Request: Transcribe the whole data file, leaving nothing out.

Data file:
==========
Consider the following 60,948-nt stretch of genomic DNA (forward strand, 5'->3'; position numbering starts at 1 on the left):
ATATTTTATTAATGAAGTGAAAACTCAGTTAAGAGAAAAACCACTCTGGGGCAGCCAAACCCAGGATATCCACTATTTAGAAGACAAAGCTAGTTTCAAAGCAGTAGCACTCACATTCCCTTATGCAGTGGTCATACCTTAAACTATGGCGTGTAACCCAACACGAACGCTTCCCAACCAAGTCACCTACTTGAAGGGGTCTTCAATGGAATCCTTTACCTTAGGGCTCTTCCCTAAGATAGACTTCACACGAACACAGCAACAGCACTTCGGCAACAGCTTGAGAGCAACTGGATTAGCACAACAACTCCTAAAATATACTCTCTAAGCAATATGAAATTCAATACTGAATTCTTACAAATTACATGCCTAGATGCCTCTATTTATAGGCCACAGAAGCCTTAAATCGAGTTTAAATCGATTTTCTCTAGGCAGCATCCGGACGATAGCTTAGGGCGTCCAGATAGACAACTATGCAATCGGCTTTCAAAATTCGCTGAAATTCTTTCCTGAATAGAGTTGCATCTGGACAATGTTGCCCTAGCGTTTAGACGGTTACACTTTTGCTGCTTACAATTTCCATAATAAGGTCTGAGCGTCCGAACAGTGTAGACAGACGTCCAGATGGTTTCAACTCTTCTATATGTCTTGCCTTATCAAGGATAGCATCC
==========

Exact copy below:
Consider the following 60,948-nt stretch of genomic DNA (forward strand, 5'->3'; position numbering starts at 1 on the left):
ATATTTTATTAATGAAGTGAAAACTCAGTTAAGAGAAAAACCACTCTGGGGCAGCCAAACCCAGGATATCCACTATTTAGAAGACAAAGCTAGTTTCAAAGCAGTAGCACTCACATTCCCTTATGCAGTGGTCATACCTTAAACTATGGCGTGTAACCCAACACGAACGCTTCCCAACCAAGTCACCTACTTGAAGGGGTCTTCAATGGAATCCTTTACCTTAGGGCTCTTCCCTAAGATAGACTTCACACGAACACAGCAACAGCACTTCGGCAACAGCTTGAGAGCAACTGGATTAGCACAACAACTCCTAAAATATACTCTCTAAGCAATATGAAATTCAATACTGAATTCTTACAAATTACATGCCTAGATGCCTCTATTTATAGGCCACAGAAGCCTTAAATCGAGTTTAAATCGATTTTCTCTAGGCAGCATCCGGACGATAGCTTAGGGCGTCCAGATAGACAACTATGCAATCGGCTTTCAAAATTCGCTGAAATTCTTTCCTGAATAGAGTTGCATCTGGACAATGTTGCCCTAGCGTTTAGACGGTTACACTTTTGCTGCTTACAATTTCCATAATAAGGTCTGAGCGTCCGAACAGTGTAGACAGACGTCCAGATGGTTTCAACTCTTCTATATGTCTTGCCTTATCAAGGATAGCATCC